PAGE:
he was only a small cog in the chain. He gave them his superiorâ€™s phone number
and up the daisy chain they went. The buck stopped at a very senior level,
and the seriousness of what had just transpired was firmly impressed upon the
executive with whom they spoke. Hutton offered to deposit $30 million to its
Genessee Bank account to cover any inconvenience that Hutton may have put them
through. Genessee officials accepted the funds an hour later, and promptly froze
the account. Thus, $30 million of Hutton funds was tied up in the small bank
for over 90 days.
In late December of 1991 Genessee
officials wrote to .the state and federal banking regulators, the FBI, and the
Secret Service describing everything Hutton had done. A few days earlier, United
Penn had notified the Federal Deposit Insurance Corporation, a federal banking
regulator about their problems with Hutton. As the complaints flowed in, the
banking regulators realized they had a highly significant problem on their hands.
As though Hutton didnâ€™t already
have enough problems, a new Hutton account began depositing astronomical amounts
of money into the firm on a daily basis. An examination was commenced by the
U. S. Government as to the source of these funds, after all, Hutton had already
offered cooperate. However, not only didnâ€™t Hutton cooperate but just as the
Government was about to close in for the kill, they found out that the accounts
in question had been closed and the money had been removed based on the advise
of Hutton management. Government investigators, which included FBI chief Louis
Freeh, were incensed with Huttonâ€™s backstabbing. They had unquestionably made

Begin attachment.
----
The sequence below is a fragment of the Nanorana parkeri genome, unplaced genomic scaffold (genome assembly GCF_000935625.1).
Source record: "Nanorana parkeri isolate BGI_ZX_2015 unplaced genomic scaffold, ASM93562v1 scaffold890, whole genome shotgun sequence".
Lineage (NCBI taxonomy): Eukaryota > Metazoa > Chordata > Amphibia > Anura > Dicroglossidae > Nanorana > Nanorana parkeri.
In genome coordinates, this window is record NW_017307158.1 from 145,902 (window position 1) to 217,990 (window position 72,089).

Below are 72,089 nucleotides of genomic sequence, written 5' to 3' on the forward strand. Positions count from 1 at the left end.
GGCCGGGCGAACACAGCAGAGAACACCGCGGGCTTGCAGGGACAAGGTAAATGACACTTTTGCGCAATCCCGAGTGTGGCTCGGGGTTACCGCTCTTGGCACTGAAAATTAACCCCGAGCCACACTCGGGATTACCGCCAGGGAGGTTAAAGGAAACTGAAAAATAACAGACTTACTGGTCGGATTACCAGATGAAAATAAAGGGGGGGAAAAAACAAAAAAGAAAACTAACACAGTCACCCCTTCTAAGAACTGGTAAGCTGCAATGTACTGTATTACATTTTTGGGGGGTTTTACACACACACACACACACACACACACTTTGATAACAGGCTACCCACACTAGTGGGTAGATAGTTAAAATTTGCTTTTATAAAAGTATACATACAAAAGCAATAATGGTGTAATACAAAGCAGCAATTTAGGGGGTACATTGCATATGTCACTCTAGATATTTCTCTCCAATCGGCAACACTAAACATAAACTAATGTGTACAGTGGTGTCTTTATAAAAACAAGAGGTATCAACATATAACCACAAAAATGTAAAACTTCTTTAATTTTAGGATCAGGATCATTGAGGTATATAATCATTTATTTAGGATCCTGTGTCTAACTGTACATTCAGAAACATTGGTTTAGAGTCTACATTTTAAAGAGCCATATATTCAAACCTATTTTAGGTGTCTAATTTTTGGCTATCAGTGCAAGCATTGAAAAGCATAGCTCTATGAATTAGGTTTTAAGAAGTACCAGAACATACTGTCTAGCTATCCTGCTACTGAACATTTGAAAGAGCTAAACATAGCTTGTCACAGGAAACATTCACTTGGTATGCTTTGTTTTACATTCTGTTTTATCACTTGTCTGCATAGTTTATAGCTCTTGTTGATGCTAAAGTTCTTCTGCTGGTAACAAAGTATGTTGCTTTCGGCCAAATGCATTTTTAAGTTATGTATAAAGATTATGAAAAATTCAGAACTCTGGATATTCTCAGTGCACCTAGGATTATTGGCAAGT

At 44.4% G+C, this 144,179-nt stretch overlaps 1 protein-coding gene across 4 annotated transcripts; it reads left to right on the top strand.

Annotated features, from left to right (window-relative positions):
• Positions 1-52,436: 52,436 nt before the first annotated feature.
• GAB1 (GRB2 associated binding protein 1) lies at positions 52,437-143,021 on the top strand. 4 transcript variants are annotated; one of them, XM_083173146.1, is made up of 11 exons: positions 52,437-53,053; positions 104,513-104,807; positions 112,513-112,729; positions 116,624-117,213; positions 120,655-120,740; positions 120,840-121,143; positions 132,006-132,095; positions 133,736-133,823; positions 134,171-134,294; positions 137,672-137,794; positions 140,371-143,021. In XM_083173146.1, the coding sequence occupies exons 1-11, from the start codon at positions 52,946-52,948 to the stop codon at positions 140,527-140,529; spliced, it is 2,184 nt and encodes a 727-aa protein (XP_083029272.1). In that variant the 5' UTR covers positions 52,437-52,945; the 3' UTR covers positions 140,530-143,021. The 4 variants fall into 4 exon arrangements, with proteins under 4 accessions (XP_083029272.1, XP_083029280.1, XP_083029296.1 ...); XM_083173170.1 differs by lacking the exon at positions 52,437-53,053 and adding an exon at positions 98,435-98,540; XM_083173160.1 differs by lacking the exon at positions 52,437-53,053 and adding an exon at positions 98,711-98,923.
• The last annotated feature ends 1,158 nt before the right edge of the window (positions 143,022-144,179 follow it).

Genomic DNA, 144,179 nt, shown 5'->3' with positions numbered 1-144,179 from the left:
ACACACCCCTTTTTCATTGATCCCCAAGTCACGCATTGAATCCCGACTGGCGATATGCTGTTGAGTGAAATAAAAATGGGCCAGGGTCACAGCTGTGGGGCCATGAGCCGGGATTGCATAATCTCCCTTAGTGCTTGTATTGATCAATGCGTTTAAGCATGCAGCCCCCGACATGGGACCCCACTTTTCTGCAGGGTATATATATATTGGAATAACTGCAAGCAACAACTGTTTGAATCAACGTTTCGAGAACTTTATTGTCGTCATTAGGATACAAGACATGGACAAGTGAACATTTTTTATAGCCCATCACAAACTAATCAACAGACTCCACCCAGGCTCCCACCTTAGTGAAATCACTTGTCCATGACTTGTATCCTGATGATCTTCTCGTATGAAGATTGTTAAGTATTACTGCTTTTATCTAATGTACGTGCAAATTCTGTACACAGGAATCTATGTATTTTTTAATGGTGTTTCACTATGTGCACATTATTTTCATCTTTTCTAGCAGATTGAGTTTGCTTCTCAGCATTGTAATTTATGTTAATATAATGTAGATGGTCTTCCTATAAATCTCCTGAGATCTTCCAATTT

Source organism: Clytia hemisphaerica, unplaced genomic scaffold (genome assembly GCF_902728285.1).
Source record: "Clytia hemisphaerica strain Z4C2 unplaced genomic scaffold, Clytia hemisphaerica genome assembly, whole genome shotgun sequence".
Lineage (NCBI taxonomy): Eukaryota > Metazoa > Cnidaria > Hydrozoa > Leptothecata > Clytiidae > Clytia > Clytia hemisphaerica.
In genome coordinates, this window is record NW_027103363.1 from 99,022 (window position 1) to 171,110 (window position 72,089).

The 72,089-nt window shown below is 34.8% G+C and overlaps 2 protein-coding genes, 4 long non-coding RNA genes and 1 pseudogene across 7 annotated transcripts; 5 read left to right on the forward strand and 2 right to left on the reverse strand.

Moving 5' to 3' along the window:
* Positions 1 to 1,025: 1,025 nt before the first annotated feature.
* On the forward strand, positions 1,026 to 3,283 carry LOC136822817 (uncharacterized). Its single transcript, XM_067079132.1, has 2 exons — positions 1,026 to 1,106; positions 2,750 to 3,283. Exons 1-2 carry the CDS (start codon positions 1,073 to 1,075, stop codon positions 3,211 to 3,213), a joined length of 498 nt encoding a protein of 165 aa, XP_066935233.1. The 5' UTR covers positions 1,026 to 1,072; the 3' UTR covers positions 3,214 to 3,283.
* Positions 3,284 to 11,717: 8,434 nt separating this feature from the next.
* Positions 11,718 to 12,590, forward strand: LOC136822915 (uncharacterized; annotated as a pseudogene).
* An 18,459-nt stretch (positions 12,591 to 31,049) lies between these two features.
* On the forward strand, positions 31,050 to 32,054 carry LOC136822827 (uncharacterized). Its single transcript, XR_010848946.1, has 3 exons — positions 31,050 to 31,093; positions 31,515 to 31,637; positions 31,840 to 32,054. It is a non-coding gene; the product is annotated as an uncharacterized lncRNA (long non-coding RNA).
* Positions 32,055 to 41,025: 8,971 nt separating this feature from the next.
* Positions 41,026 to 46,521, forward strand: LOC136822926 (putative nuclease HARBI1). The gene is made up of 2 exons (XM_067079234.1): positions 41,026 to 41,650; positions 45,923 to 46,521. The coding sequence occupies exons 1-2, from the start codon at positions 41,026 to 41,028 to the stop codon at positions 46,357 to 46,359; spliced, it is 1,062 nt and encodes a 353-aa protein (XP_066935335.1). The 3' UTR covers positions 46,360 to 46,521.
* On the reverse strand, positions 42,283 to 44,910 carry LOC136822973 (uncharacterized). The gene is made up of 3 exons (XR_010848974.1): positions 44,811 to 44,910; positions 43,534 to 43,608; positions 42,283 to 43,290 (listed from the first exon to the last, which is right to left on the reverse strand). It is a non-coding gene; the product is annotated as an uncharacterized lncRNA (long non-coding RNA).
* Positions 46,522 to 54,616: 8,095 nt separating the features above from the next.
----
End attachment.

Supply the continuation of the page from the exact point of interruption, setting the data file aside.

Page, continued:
a very bad enemy.
In 1983, Hutton overdrafts totaled
one-half billion dollars and the effect this had on the brokerage firmâ€™s bottom
line was that illicit interest income accounted for 75 percent of the retail
brokerage divisionâ€™s profits pre-tax profits. The Justice Department of the
U. S. Government soon discovered this intricate system and began a massive
investigation. Their conclusion was released in 1985 when Hutton .pled guilty
to 2,000 counts of mail and wire fraud; charges stemming from the use of the
nationâ€™s postal service and telecommunications networks by the firm to defraud
its banks via the draw down system. The firm teetered on the brink of insolvency
until 1988, when it was bought by Shearson Lehman Brothers, one of its major
were particularly galled in the way Huttonâ€™s auditors mischaracterized the overdrafts
on in Huttonâ€™s financial statements. There was no overdraft item on Huttonâ€™s
balance sheet; Hutton accountants used the term .Drafts & checks payable
instead. The two terms mean entirely different things, and Congress correctly
concluded that this was merely a smokescreen. They were also not to happy with
the fact that Arthur Andersen & Co., the accountants had sent a memorandum
for the files to Hutton regarding their management procedures relative
to this matter, nothing was completed and Arthur Andersen never followed it
up. Congressman Hughes had a little discussion with the accountantâ€™s audit partner
regarding this matter:
Hutton would have turned over in his grave had he been aware that of his bunch
of shyster employees had brought such shame to his good name. These folks admittedly
were unable to profitably run a brokerage firm and were obliged to steal from
other financial companies to make end meet. If they had been a little more sophisticated
and not pushed so hard for their employees to break the law, we would have called
their exercise, excellent money management techniques. However, one caught,
they became social pariahs. Huttonâ€™s reputation had become so damaged by the
terrible publicity that several years later they were merged out of business.